Arnold H. bought this clock at a yard sale, thinking it was a late 19th-century French clock, similar to what he had seen on the “Antiques Roadshow.” Upon further inspection, he suspected that it might actually have been made much later than he thought. To find out for sure, he engaged WorthPoint’s “Ask A Worthologist” service to discover just what he had.
Arnold H. bought this clock thinking it was a late 19th-century French example. Its previous owner didn’t know much about it, as it had been purchased as an antique by a great aunt, now passed on. Now, Arnold suspects the clock is not as old as it first appeared, so he contacted WorthPoint’s “Ask a Worthologist” service to check out its pedigree.
“I picked up this clock at a yard sale for $300. It was dusty and old-looking and I figured it had to worth at least what the guy wanted for it. The guy running the yard sale said it had belonged to his great aunt, but he didn’t know anything about it, having inherited it about five years ago. The clock looks like 19th century French bronze clocks I’ve seen on the “Antiques Roadshow,” but the inside works are stamped Franz Hermle, which sounds German to me. I’d like to know what I have, when it was made and what it’s worth”
Here’s my response.
I’ve been seeing a lot of these clocks lately; all that resemble 19th-century French mantel clocks, but don’t match others I’ve seen over the last 35 years. Any time this happens, it sets off alarm bells for appraisers.
Any time an item suddenly appears on the scene in fairly large numbers—an item one has never run into before in the last 35 years—it generally indicates someone is making reproductions. Based on what I can see in the images provided and the marking, your clock is a late 20th-century reproduction in the style of late 19th-century French mantel clocks. You’re correct about the “Franz Hermle” marking; Hermle is a German company that only dates back to 1922 and produced movements for other makers, as well as its own. None of its clocks match this one.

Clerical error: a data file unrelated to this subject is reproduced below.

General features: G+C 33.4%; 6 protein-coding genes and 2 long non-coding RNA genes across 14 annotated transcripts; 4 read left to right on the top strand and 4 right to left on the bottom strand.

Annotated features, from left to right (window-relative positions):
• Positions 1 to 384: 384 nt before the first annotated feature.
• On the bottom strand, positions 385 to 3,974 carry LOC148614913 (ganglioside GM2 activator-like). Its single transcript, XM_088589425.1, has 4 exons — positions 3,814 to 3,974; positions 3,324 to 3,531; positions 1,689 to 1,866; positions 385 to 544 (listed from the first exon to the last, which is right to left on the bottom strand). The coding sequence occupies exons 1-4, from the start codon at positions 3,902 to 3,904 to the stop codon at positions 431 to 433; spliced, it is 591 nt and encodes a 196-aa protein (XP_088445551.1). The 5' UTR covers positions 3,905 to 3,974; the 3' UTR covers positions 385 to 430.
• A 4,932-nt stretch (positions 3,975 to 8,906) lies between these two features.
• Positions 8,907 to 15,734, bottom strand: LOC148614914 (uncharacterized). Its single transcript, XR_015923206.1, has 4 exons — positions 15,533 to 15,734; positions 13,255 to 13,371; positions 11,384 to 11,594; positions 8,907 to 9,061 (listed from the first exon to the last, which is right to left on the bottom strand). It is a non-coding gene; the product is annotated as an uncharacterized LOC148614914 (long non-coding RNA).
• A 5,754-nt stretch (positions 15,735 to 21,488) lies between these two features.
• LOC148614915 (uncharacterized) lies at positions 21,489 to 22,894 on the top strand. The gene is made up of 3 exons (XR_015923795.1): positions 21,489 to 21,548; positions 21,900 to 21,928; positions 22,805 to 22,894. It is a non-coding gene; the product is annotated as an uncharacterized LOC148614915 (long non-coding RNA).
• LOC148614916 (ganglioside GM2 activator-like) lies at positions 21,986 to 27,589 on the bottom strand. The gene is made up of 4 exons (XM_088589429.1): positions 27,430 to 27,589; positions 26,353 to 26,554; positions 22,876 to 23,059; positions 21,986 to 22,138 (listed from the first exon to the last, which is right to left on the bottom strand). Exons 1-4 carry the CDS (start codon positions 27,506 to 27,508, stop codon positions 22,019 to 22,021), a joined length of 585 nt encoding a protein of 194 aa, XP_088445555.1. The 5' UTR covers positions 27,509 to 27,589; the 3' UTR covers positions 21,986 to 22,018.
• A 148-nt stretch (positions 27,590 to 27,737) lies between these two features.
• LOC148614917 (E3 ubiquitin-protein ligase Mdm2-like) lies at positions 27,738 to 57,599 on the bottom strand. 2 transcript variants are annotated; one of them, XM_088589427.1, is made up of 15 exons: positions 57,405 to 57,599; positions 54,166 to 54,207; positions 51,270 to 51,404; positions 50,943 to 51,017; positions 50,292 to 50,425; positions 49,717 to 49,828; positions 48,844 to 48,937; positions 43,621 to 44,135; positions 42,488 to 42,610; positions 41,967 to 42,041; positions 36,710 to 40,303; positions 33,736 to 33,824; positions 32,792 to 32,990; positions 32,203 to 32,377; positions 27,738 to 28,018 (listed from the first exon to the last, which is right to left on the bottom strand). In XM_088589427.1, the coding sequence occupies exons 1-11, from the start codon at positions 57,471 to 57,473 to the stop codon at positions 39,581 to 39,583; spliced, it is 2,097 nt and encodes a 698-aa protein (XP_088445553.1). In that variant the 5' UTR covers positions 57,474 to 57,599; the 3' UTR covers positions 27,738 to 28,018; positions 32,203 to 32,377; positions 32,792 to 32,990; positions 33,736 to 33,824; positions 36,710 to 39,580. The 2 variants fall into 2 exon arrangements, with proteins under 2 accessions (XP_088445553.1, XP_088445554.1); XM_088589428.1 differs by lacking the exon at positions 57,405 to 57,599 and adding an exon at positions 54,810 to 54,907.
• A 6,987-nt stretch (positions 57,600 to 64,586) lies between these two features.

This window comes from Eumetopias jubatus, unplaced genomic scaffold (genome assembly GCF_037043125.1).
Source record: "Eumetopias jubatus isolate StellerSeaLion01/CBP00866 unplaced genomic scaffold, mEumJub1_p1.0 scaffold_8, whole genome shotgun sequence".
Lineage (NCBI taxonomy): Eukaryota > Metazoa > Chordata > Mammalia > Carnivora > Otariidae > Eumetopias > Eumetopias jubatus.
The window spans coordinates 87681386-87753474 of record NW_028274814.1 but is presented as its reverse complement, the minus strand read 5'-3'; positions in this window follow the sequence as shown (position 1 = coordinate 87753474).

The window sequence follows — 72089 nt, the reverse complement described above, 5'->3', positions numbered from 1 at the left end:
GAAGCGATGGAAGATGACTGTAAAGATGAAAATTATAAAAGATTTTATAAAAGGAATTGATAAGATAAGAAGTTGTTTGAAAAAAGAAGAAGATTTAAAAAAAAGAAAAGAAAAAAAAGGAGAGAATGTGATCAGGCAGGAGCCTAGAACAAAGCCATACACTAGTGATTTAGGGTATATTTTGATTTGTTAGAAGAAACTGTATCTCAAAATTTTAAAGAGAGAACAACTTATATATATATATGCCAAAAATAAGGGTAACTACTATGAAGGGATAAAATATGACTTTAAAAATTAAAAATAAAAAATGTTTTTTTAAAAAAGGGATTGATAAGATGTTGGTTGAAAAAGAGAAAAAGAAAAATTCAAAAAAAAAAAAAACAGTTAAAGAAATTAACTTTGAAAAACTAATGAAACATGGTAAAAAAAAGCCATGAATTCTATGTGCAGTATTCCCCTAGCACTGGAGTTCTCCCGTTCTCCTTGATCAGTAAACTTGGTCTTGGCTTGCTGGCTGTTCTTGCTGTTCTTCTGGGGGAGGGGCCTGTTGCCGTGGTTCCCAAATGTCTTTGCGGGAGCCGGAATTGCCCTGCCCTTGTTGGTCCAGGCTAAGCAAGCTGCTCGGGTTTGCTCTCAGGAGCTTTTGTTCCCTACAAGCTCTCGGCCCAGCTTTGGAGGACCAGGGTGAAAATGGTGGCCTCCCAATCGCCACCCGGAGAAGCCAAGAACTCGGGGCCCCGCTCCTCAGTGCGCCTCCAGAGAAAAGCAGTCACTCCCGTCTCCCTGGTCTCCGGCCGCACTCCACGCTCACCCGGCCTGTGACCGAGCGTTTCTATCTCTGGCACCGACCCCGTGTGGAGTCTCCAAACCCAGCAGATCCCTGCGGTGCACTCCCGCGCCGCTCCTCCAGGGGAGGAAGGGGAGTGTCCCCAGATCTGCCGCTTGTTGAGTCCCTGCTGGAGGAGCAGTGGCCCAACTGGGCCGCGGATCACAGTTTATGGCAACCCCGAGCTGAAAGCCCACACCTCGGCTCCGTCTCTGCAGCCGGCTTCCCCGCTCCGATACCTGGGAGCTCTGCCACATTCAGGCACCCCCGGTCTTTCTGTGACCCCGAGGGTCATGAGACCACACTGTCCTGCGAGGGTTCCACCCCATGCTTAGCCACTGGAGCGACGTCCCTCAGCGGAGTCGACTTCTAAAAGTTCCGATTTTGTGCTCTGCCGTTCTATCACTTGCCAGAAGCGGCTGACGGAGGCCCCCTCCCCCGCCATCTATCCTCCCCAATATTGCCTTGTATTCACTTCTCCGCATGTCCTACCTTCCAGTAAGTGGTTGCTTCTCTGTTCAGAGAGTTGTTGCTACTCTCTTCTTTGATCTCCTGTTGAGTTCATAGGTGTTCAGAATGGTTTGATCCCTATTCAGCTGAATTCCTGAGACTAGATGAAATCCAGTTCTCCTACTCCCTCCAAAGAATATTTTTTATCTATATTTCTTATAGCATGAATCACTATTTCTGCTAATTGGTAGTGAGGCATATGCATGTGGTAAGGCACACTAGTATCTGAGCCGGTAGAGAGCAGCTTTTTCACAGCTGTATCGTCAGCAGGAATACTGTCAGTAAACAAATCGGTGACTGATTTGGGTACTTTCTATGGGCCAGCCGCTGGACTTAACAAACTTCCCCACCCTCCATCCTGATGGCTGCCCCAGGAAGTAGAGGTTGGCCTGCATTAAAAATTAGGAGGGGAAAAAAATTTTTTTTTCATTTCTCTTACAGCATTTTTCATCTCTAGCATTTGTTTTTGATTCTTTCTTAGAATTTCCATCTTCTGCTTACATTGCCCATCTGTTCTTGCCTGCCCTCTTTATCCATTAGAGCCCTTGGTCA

I’ve seen this particular clock the last few years sold on its own or part of a matching garniture set that came with two matching candelabras. Of the ones I’ve run across, they were marked by two makers: “Imperial” or “Lancicni,” although some with no maker’s mark were simply labeled “Made In Italy.”
The Imperial examples that match yours were made by the Italian company Farbel Fonderie D’Arte, which has been producing reproductions of 19th-century clocks since 1966. The company still makes this clock, along with a full line of reproductions based on 19th century French clocks.
The good news is even though your clock isn’t an original 19th century French mantel clock, the Imperial examples are extremely well made and fetch high prices even at auction. Just last month, a clock matching yours, along with the matching candelabra, sold for $750. Another back in February sold for $1,000. The clock on its own, without the candelabra, has sold at auction in the $350-$550 range over the last two years.
Mike Wilcox, of Wilcox & Hall Appraisers, is a Worthologist who specializes in Art Nouveau and the Arts and Craft movement.
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